photo of Marisol Ramirez Santos

It happens every year: Innocent lives around the world are forever altered by uncontrollable forces like war, natural disasters and changing economies. As humans, our first reaction is to act urgently to help the devastated victims, praying for them, volunteering, making donations.

But few of us feel pressed to think about the aftermath when the devastation is no longer making news headlines. Growing up, I often didn’t understand the long-term implications of these types of situations, thinking to myself, “These people lost their homes and jobs. How will they survive? What will they do next? How does one reconstruct a city or a nation after its destruction?”

Today, I live in that reality. I alive in Angola, a country that only eight years ago ended a 27-year civil war. It’s quite hard to believe, considering how fast the country is rebuilding itself, but Luanda, the capital city, where I live, is now one of the most expensive cities in the world. It’s hard to believe that Angola is now one of the most promising, growing nations in Africa.

Looking out my office window, Luanda is literally a city under construction, with new, Dubai-like skyscrapers seeming to appear overnight. While physical war scars are hardly visible amidst the reconstruction, Angolans still carry the wounds and pain of war, dressed by aggression, corruption and immorality. Tired of these strongholds, Angolans realize that the most necessary change is of the mind and soul.

I moved to Luanda as a business consultant. I would have never imagined in my university days that I would later go on to work in business in Africa, helping to rebuild a country and investing in what in business we call “human capital” — the empowerment of people. I mean, I always had a strong desire to impact the world for Christ and bring meaning to my life. But Africa? Business?

Yet, that was somehow my dream. God placed that vision in me. It was just a bit of a journey to see and become prepared for it. I look back now and stand in awe, realizing that he ordained every step.

After graduating from Biola, I started working in the film industry but soon realized that I’d rather live a life movies were made about, not live to make movies. I accepted a two-year missionary assignment in Athens, Greece, during the 2004 Olympic Games. It was there that God began to shape my heart for what he had in store for my future.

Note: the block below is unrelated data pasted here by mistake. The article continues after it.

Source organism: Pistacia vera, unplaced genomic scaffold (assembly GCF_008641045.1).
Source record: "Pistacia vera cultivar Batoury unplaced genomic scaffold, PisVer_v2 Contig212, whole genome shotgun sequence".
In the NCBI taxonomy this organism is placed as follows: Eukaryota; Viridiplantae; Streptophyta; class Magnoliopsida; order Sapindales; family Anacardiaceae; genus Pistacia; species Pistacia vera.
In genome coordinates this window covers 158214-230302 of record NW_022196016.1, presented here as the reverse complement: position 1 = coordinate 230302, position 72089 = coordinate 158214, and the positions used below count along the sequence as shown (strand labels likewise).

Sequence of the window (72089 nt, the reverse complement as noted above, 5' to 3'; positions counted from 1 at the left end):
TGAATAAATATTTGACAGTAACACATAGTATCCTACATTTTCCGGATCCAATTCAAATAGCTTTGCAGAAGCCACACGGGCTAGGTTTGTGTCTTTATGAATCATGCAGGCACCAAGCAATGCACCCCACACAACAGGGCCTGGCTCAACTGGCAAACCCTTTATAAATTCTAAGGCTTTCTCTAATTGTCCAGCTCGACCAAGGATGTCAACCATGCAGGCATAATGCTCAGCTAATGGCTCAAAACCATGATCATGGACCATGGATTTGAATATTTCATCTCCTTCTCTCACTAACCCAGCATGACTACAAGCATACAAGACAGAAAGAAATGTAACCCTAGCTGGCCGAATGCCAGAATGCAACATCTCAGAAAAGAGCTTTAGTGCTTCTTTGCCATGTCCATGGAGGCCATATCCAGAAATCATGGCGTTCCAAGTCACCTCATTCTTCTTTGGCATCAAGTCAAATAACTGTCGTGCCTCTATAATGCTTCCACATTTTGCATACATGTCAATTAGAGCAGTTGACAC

Athens, a transition city for many Eastern European and African nations, exposed me to large groups of people who migrated from developing countries. These were people who were unable to make a living for themselves or their families in their own country and migrated in hopes of a better future. It was then that God strongly pressed upon me a desire to help people not only to know Jesus Christ but to also be able to help them develop themselves, to learn skills with which they could make a living and support their families.

I moved to Madrid, Spain, where I completed an International MBA at top business schools. After graduating from the program, my husband and I took an offer to move and work in Angola.

We now live in a very difficult, demanding place where shortages of water and electricity are all too common, and where it’s easy to become disillusioned, even for Angolans. Yet it’s exhilarating for me to live in Luanda, to know that I am at the heart of a changing city, but more importantly that I am part of a spiritual transformation. God has allowed Pedro and me to be a part of the reconstruction of his kingdom in Angola.

Every Thursday, I open my home to a group of young professional Christian Angolan women, and we meet to talk about our faith and to empower each other in Christ. Every week reality bites me. But it’s a great feeling. I am inspired by young women who, in spite of every kind of opposition (invitations to adultery, bribery, vanity and corruption), maintain a passion to live godly lives.

I have recently seen one of these young ladies lead her whole work department to know Christ. It humbles me when I meet God’s “change agents” like her, hidden behind desks and offices — Angolans passionate about Christ and strong in faith. They might be few in number and faced with all kinds of opposition, but they are the hope and future of this country.